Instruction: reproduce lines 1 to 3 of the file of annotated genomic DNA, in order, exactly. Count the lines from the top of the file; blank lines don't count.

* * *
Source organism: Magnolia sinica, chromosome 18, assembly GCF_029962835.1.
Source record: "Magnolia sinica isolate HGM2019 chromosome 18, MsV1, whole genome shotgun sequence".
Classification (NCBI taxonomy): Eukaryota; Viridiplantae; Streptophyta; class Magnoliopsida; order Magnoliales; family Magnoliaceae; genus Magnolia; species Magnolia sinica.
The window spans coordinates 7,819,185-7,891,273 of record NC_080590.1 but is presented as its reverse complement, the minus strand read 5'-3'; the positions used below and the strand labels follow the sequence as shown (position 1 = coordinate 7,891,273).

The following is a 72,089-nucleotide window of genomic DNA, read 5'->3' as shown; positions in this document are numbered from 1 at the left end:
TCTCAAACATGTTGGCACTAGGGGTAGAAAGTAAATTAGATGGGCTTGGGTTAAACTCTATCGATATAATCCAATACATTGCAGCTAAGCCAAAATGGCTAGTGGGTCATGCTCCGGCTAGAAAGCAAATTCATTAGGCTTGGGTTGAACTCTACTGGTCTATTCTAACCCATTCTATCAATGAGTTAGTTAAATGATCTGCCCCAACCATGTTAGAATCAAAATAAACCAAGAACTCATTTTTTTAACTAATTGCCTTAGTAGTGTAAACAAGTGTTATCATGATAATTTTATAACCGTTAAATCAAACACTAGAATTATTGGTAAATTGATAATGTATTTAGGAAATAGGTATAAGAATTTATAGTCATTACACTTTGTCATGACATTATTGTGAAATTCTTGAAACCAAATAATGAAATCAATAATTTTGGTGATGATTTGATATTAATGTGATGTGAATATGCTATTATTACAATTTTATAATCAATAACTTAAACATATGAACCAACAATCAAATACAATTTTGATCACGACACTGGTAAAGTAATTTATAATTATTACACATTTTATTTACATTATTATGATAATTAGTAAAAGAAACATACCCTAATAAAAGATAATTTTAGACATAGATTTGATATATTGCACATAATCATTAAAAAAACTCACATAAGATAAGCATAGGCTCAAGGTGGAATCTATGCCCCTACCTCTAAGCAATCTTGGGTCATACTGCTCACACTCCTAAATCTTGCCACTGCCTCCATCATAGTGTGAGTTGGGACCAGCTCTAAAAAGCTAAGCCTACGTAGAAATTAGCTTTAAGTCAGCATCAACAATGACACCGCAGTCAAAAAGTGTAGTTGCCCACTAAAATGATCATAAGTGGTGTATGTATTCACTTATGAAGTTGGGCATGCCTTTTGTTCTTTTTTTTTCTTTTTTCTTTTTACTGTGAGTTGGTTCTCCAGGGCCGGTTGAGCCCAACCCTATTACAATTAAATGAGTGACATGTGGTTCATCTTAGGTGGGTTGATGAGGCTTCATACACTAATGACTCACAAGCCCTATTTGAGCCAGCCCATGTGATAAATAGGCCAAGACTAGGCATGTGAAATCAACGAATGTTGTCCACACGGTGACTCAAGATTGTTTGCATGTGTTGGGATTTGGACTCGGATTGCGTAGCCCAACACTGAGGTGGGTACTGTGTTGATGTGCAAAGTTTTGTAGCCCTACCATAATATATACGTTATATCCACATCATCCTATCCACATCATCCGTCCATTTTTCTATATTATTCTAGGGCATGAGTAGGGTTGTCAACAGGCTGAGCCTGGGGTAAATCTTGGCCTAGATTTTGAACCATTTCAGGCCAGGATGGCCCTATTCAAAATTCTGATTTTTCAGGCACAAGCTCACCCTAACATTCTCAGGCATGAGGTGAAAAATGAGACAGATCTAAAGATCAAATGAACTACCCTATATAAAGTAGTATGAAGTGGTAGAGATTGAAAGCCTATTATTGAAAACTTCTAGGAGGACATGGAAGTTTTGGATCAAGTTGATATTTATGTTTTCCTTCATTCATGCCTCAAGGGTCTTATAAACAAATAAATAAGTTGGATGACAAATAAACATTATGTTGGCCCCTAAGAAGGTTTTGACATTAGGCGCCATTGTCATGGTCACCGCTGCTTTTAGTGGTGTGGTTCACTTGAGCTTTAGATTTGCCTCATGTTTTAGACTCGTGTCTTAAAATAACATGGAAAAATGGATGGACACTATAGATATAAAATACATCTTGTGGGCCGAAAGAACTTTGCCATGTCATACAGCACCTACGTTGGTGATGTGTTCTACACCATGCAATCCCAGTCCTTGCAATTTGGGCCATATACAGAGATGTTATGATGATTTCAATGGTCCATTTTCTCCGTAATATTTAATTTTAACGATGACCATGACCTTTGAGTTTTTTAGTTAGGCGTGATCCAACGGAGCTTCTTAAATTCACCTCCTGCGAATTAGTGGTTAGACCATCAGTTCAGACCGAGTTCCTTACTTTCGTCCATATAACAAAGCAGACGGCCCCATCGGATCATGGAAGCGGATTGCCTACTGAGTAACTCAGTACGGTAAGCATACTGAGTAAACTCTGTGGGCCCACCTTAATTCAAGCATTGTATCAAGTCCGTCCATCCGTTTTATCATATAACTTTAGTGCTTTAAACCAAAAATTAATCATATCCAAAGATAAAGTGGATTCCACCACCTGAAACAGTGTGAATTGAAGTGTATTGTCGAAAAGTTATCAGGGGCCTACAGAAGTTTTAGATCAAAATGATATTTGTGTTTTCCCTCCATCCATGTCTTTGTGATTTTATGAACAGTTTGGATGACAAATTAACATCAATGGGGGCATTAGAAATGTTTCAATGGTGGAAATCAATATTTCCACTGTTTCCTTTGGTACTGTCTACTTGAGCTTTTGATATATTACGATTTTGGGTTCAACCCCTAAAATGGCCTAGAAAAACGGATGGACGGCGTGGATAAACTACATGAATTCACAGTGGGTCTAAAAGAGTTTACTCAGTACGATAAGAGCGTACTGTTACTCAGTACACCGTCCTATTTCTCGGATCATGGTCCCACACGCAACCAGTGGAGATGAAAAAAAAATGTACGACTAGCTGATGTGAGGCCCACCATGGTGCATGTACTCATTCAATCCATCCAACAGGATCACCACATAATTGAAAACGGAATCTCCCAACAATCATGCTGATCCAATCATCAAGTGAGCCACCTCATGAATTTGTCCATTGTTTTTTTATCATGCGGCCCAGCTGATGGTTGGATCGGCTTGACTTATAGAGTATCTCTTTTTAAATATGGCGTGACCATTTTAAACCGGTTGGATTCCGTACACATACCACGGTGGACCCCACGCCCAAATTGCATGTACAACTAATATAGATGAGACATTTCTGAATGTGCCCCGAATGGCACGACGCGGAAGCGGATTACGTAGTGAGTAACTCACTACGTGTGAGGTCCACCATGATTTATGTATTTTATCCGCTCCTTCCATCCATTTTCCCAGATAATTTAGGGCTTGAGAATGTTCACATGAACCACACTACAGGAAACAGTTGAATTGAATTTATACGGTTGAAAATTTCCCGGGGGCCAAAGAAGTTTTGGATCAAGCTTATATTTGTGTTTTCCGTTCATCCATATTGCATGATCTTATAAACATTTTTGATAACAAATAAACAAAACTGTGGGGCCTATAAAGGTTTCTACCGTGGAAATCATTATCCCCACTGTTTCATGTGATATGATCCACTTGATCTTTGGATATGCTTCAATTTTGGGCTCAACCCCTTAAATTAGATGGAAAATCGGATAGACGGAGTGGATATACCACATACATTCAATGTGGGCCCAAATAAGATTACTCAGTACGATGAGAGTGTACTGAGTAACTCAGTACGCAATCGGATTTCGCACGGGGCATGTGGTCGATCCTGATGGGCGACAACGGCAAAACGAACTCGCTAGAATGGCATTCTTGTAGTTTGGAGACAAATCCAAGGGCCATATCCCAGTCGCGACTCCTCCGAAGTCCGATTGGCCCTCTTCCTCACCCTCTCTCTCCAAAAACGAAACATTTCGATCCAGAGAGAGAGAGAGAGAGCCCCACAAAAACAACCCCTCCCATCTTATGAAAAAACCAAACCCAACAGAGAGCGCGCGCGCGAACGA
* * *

Source organism: Magnolia sinica, chromosome 18, assembly GCF_029962835.1.
Source record: "Magnolia sinica isolate HGM2019 chromosome 18, MsV1, whole genome shotgun sequence".
Classification (NCBI taxonomy): Eukaryota; Viridiplantae; Streptophyta; class Magnoliopsida; order Magnoliales; family Magnoliaceae; genus Magnolia; species Magnolia sinica.